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Wednesday, December 7, 2022

Why Under Armour Stock Stumbled Today

What happened

The stock of Under Armour (NYSE:UAA) (NYSE:UA) lost ground to the market on Friday, dropping 9% by 12:30 p.m. ET today, compared to a 0.3% decline in the S&P 500. The decline was sparked by news that the retailer is struggling with supply chain challenges.

So what

Revenue for the holiday period that ended in late December was up 8% after accounting for currency exchange swings. That result was just above most investors’ hopes.

Image source: Getty Images.

The company also logged a higher gross profit margin, allowing it to beat earnings forecasts for the fourth quarter and full year. “I am proud of how consistently our global teams continue to execute our plan,” CEO Patrik Frisk said in a press release.

Now what

Instead of that good news, investors focused on management’s cautious outlook for the next several months. For the current quarter, sales will rise in the mid-single-digit range, executives said.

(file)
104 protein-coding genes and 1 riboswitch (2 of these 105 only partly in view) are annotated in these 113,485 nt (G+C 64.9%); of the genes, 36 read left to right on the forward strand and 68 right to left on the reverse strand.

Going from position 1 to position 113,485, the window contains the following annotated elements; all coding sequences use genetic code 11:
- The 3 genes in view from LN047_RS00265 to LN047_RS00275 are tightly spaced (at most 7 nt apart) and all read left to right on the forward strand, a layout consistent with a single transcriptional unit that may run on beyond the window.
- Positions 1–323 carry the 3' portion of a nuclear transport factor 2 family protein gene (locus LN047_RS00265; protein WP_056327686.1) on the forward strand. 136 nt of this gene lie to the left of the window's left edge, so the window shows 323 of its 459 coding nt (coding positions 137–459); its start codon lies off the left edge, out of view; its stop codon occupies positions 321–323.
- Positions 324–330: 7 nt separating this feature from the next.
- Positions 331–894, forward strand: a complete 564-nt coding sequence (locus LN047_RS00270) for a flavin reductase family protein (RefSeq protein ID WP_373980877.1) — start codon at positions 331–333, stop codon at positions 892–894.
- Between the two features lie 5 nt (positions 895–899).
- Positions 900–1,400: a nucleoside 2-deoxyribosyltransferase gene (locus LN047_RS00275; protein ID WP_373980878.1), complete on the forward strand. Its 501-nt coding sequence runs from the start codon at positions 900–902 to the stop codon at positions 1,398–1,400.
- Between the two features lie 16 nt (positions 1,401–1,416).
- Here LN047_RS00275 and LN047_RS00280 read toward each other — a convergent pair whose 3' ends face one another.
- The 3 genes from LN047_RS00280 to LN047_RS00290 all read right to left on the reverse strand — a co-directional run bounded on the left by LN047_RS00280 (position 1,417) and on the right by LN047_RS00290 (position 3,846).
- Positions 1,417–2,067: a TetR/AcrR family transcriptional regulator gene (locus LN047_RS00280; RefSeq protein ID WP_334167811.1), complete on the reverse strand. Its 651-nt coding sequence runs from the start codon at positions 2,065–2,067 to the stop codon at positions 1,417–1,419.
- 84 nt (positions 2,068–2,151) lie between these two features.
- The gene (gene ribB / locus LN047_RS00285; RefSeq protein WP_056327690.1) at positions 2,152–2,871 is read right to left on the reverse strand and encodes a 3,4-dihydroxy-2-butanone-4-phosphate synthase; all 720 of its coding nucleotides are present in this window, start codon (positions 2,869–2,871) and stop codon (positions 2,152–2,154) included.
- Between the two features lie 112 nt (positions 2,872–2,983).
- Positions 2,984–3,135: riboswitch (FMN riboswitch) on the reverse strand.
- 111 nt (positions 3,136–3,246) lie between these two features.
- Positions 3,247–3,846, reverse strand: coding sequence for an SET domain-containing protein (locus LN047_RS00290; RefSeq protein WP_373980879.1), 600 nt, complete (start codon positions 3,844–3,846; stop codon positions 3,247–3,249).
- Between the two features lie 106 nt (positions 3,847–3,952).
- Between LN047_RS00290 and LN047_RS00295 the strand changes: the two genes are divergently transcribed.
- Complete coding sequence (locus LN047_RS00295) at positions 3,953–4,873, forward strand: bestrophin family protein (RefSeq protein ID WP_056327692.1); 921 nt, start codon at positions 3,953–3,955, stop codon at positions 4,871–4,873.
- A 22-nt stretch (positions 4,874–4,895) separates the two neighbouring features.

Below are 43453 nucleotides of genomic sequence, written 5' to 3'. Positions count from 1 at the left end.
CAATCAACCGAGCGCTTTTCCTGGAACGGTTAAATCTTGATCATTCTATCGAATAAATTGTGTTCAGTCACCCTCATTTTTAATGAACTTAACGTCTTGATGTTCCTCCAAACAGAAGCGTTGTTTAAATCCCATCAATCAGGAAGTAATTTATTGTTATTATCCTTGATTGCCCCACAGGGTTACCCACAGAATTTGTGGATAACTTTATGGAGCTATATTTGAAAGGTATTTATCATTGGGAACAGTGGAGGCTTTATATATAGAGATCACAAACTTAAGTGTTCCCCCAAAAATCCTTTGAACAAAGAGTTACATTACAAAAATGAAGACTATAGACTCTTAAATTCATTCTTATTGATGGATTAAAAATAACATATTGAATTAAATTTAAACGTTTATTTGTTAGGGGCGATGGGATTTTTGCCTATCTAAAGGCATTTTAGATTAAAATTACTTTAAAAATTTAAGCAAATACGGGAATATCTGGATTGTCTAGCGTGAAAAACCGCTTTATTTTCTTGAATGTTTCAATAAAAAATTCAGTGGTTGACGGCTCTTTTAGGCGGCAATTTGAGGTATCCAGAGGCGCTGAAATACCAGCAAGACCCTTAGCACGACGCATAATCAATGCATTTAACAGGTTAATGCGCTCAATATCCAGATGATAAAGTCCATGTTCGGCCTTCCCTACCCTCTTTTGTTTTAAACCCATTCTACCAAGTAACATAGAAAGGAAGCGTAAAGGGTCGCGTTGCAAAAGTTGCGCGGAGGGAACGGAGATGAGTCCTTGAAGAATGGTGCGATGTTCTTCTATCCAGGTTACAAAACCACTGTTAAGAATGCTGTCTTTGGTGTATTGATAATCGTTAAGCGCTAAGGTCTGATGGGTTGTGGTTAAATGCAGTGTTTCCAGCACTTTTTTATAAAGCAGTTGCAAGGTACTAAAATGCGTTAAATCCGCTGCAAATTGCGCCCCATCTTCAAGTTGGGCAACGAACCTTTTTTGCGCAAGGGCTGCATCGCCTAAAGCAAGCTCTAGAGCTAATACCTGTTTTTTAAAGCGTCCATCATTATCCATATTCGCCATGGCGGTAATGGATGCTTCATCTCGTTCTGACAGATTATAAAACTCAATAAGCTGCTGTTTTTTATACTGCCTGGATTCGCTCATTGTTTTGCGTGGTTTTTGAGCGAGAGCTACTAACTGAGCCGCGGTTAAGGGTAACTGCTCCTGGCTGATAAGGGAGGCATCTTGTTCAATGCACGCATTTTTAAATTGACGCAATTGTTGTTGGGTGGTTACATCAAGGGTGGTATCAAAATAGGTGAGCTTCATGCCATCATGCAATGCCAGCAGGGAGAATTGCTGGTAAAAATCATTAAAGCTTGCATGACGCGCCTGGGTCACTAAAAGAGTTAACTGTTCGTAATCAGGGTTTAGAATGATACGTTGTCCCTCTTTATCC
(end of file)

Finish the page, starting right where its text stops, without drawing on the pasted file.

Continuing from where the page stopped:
While that would mark solid sales gains, Under Armour said supply chain issues will hold growth back by around 10 full percentage points to start 2022. Inventory fell 9% this quarter, implying tight supply today.

The spring and early summer will also show reduced profitability due to rising freight costs and other shipping challenges. These factors mean earnings per share will fall to between $0.02 and $0.03 in the first quarter compared to $0.17 a year ago, according to management.

That soft outlook is no threat to the wider investing thesis for the business since executives believe supply chain issues will ease beginning in mid-2022. However, investors were hoping that Under Armour could avoid significant inventory challenges, which now appear set to have a meaningful (if temporary) impact on growth this year.

This article represents the opinion of the writer, who may disagree with the “official” recommendation position of a Motley Fool premium advisory service. We’re motley! Questioning an investing thesis — even one of our own — helps us all think critically about investing and make decisions that help us become smarter, happier, and richer.

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